Matthew Passen has severe cerebral palsy. He can’t move around much on his own.
For the last two months, his electric wheelchair has been broken.
That means he can’t go outside, or get in and out of bed, or get on the toilet by himself anymore. His electric wheelchair is his lifeline to the world.
“It’s his way of getting around,” said Teresa Collins, who has been Passen’s caretaker since 1996.
Passen’s cerebral palsy means it can be hard to understand him when he speaks, but Collins doesn’t miss a word. She also understands how important his wheelchair is--lifting Passen every day is wearing out her back.
“It’s frustrating to me,” she said. “And it's so frustrating to him that he has these mental breakdowns. He had a mental breakdown on Sunday past. He tried to hurt himself.”
Passen lives in an apartment in Evanston, in a building for people with physical disabilities run by a group called Over the Rainbow Association. Besides its low counters and power outlets halfway up the wall, the place is a pretty standard one bedroom.
But for Passen to even get around in here, Collins has had to become a sort of DIY wheelchair technician. The crumbling plastic arms of the wheelchair are wrapped in duct tape.
But the real problem is the footrest. It’s worn away completely. While they wait for a repair, Collin’s has rigged a replacement by running intertwined strands of wire and telephone cord between the chair’s legs.
“It’s to hold the legs together so they won’t fly out,” she said. “I bought some Gorilla Glue, too.”
This is not what is supposed to be happening. Normally, Passen could have his chair repaired by an actual wheelchair technician through his state Medicaid benefits.
But the state budget impasse has made that impossible.
The company that Passen usually works with, WS&S Medical, hasn’t come out lately--it says the state is no longer paying it for repairs on time.
WS&S technician David Hart says it’s not that he doesn’t want to do it--at this point, he can’t even buy many of the parts he needs.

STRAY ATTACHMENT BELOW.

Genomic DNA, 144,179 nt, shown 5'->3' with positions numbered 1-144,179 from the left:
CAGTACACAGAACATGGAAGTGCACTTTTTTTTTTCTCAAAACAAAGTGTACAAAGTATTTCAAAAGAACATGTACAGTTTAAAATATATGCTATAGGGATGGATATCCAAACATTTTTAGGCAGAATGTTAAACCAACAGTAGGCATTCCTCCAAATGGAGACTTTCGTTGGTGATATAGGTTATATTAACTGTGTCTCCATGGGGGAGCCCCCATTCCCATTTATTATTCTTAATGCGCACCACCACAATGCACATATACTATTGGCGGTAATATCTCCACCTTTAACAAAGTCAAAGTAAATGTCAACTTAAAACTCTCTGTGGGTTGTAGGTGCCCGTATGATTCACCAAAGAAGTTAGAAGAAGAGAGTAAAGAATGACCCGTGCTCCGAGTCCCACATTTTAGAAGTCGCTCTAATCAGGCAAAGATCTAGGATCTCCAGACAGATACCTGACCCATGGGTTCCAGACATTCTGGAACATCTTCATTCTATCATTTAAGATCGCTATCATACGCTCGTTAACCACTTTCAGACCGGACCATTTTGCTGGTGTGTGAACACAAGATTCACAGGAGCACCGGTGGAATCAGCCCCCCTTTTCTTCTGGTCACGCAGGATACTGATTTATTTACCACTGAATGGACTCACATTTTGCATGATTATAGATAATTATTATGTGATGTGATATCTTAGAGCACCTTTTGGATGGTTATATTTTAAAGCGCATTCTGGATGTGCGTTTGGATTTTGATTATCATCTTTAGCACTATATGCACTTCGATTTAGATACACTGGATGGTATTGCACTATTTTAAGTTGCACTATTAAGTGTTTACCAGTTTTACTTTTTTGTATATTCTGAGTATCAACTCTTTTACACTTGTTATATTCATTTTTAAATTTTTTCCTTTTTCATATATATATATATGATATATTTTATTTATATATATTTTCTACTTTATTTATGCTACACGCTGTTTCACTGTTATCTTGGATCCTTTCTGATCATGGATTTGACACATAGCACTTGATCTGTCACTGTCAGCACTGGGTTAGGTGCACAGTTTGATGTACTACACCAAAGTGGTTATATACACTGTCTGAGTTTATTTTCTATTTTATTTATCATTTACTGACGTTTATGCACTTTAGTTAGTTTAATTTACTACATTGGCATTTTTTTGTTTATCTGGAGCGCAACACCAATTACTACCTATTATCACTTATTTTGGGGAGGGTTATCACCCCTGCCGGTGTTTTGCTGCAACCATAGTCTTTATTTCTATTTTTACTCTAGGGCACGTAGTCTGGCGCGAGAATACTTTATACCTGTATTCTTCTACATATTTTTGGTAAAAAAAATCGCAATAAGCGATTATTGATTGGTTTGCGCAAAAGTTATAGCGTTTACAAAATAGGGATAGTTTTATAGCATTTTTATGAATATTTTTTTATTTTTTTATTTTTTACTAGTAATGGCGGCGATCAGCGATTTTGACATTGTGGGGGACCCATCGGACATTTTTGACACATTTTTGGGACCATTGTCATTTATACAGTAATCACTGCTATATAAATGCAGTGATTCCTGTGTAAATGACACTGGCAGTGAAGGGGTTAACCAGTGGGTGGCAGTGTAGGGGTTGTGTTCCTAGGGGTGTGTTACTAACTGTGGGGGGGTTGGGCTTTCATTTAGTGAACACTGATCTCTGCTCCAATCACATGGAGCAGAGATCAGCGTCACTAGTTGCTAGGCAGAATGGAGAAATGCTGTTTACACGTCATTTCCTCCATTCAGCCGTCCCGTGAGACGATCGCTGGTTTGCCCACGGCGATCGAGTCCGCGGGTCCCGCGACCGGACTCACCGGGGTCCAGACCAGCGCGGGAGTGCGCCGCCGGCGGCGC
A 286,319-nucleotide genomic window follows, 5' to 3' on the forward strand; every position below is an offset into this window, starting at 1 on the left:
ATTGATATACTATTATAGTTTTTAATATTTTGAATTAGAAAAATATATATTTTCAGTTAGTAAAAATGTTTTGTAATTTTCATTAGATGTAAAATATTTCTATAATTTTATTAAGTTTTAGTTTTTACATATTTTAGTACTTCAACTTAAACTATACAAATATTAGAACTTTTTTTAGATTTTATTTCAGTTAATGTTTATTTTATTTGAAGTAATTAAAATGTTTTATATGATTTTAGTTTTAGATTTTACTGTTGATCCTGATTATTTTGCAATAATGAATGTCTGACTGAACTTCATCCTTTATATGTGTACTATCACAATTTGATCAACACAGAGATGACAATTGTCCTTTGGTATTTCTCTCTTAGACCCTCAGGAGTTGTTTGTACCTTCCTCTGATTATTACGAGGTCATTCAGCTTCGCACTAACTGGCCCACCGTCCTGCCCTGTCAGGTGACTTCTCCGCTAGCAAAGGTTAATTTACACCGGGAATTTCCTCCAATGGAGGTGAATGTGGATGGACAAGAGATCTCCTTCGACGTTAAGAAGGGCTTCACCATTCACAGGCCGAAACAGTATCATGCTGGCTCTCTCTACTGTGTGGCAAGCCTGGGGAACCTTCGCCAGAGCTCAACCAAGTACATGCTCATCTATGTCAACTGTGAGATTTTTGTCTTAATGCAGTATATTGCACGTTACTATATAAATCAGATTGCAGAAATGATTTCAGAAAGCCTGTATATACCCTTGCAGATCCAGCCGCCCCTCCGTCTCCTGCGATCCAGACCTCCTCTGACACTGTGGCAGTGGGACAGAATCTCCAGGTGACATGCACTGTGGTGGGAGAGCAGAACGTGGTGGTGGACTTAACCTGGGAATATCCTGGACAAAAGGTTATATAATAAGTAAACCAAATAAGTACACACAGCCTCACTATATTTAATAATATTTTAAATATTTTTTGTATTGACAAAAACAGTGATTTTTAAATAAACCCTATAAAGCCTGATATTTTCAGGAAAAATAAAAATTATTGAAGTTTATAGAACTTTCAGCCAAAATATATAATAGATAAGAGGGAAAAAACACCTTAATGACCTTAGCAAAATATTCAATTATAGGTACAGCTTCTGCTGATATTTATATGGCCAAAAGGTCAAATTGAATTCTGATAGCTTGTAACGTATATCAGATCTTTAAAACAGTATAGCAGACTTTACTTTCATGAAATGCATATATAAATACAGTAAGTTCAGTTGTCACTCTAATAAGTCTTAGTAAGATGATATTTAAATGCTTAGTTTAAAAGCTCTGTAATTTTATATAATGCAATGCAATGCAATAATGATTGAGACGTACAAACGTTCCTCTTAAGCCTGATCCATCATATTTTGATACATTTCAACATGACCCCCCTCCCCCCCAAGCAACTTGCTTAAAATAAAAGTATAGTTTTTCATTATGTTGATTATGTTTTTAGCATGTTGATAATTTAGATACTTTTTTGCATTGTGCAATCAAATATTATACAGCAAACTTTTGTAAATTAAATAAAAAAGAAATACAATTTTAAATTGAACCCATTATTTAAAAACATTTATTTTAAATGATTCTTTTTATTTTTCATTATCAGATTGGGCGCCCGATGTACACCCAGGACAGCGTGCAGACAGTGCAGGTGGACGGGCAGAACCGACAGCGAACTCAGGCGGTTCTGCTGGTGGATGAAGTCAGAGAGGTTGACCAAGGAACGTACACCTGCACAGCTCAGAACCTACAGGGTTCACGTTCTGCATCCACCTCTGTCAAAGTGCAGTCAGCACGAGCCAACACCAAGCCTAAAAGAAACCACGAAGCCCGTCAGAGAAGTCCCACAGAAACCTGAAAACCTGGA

“Two of our manufacturers have put us on credit hold,” he said. “I could not even order a part.”
Candace Huber is Vice President of Property Management for Over the Rainbow Association. She says about 40 of the 200 people that the group provides housing for have broken wheelchairs that need to be fixed.
“What makes everyone on the staff angry is how dependent our tenants are on the system to work properly,” she said. “And now that it's not--they have almost no recourse.”
Take Michael Williams. He lives down the hall from Passen. His chair is stuck in a sort of permanent recline, forcing him to lean back. It’s been stuck like that for six months.
“I have pain in my lower back,” Williams said. “I have to use a couch cushion to be able to sit upright.”
Williams was known as “Massive Mike” when he was a basketball star at Bradley University in Peoria. He even played in the NBA for a while.
But Williams was caught in the crossfire of a shooting in 2009. He’s now paralyzed from the waist down.
Despite his injury, Williams tries to workout as much as he can. He spends a lot of time lifting weights by the window in his apartment. He was even a candidate for bionic legs at one point, although that hasn’t worked out yet.
For now, he’s stuck in a broken wheelchair. And he says people who aren’t disabled can’t understand how important it is for that chair to work right.
“All they have to do is come out and fix it and the problem is over,” he said. “But they can’t come out, because these guys in Springfield are holding things up.”
Miles Bryan is a producer and reporter for WBEZ. He’s on twitter at @miles__bryan